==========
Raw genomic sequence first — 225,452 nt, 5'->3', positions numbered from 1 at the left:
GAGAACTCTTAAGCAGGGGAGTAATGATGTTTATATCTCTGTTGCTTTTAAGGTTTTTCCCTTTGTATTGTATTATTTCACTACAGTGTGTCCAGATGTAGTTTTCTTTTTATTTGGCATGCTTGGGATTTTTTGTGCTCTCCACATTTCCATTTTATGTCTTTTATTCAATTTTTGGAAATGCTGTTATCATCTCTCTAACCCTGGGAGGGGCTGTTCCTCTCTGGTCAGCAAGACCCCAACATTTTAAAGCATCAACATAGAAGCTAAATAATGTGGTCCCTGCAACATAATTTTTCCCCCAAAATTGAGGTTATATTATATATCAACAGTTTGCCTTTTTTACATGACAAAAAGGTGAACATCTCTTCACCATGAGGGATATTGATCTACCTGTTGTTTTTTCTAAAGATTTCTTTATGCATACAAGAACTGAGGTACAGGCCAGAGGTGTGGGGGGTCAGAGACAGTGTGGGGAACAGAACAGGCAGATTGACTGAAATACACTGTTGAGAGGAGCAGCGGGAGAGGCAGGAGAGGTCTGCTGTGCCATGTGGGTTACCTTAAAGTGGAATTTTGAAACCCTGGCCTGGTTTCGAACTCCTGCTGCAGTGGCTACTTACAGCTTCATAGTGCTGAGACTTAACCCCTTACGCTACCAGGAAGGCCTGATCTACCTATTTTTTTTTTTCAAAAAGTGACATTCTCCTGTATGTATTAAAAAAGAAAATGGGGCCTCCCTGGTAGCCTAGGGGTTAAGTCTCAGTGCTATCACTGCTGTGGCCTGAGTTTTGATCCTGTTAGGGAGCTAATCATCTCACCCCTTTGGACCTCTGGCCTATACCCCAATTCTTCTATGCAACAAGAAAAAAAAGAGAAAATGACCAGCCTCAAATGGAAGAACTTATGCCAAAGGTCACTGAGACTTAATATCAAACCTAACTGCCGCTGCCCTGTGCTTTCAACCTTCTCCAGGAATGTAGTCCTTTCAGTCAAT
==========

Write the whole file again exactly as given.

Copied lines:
Raw genomic sequence first — 225,452 nt, 5'->3', positions numbered from 1 at the left:
GAGAACTCTTAAGCAGGGGAGTAATGATGTTTATATCTCTGTTGCTTTTAAGGTTTTTCCCTTTGTATTGTATTATTTCACTACAGTGTGTCCAGATGTAGTTTTCTTTTTATTTGGCATGCTTGGGATTTTTTGTGCTCTCCACATTTCCATTTTATGTCTTTTATTCAATTTTTGGAAATGCTGTTATCATCTCTCTAACCCTGGGAGGGGCTGTTCCTCTCTGGTCAGCAAGACCCCAACATTTTAAAGCATCAACATAGAAGCTAAATAATGTGGTCCCTGCAACATAATTTTTCCCCCAAAATTGAGGTTATATTATATATCAACAGTTTGCCTTTTTTACATGACAAAAAGGTGAACATCTCTTCACCATGAGGGATATTGATCTACCTGTTGTTTTTTCTAAAGATTTCTTTATGCATACAAGAACTGAGGTACAGGCCAGAGGTGTGGGGGGTCAGAGACAGTGTGGGGAACAGAACAGGCAGATTGACTGAAATACACTGTTGAGAGGAGCAGCGGGAGAGGCAGGAGAGGTCTGCTGTGCCATGTGGGTTACCTTAAAGTGGAATTTTGAAACCCTGGCCTGGTTTCGAACTCCTGCTGCAGTGGCTACTTACAGCTTCATAGTGCTGAGACTTAACCCCTTACGCTACCAGGAAGGCCTGATCTACCTATTTTTTTTTTTCAAAAAGTGACATTCTCCTGTATGTATTAAAAAAGAAAATGGGGCCTCCCTGGTAGCCTAGGGGTTAAGTCTCAGTGCTATCACTGCTGTGGCCTGAGTTTTGATCCTGTTAGGGAGCTAATCATCTCACCCCTTTGGACCTCTGGCCTATACCCCAATTCTTCTATGCAACAAGAAAAAAAAGAGAAAATGACCAGCCTCAAATGGAAGAACTTATGCCAAAGGTCACTGAGACTTAATATCAAACCTAACTGCCGCTGCCCTGTGCTTTCAACCTTCTCCAGGAATGTAGTCCTTTCAGTCAAT